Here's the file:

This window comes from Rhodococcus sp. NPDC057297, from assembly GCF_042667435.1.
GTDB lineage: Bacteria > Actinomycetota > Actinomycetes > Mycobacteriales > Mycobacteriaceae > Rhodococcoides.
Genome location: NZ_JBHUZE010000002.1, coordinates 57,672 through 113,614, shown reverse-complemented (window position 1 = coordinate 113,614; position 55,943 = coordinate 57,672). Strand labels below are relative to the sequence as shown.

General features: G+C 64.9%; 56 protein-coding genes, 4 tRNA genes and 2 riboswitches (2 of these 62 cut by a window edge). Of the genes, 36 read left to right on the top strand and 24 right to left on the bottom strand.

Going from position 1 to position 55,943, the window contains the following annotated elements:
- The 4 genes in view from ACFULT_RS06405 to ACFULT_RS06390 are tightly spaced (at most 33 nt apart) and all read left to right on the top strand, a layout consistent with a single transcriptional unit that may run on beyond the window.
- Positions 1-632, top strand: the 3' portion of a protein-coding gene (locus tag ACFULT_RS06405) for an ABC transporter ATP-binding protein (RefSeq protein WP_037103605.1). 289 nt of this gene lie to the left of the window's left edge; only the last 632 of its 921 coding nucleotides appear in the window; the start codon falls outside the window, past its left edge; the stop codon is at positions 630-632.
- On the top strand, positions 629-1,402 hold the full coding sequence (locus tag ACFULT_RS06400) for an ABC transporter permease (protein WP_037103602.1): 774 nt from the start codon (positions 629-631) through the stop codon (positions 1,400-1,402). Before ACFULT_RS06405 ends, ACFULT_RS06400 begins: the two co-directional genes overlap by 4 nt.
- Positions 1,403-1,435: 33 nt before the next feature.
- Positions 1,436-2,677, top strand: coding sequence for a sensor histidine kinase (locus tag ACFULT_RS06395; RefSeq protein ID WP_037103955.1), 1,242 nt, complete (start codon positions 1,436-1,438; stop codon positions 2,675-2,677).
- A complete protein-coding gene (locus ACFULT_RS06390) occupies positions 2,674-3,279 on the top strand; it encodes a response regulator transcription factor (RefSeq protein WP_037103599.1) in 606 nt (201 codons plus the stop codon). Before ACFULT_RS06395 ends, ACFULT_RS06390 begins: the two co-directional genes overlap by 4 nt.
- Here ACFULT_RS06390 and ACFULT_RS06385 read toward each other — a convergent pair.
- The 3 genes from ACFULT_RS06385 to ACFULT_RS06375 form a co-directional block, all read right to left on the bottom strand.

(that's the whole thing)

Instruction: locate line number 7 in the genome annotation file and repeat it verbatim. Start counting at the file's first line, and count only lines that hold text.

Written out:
- Positions 1-632, top strand: the 3' portion of a protein-coding gene (locus tag ACFULT_RS06405) for an ABC transporter ATP-binding protein (RefSeq protein WP_037103605.1). 289 nt of this gene lie to the left of the window's left edge; only the last 632 of its 921 coding nucleotides appear in the window; the start codon falls outside the window, past its left edge; the stop codon is at positions 630-632.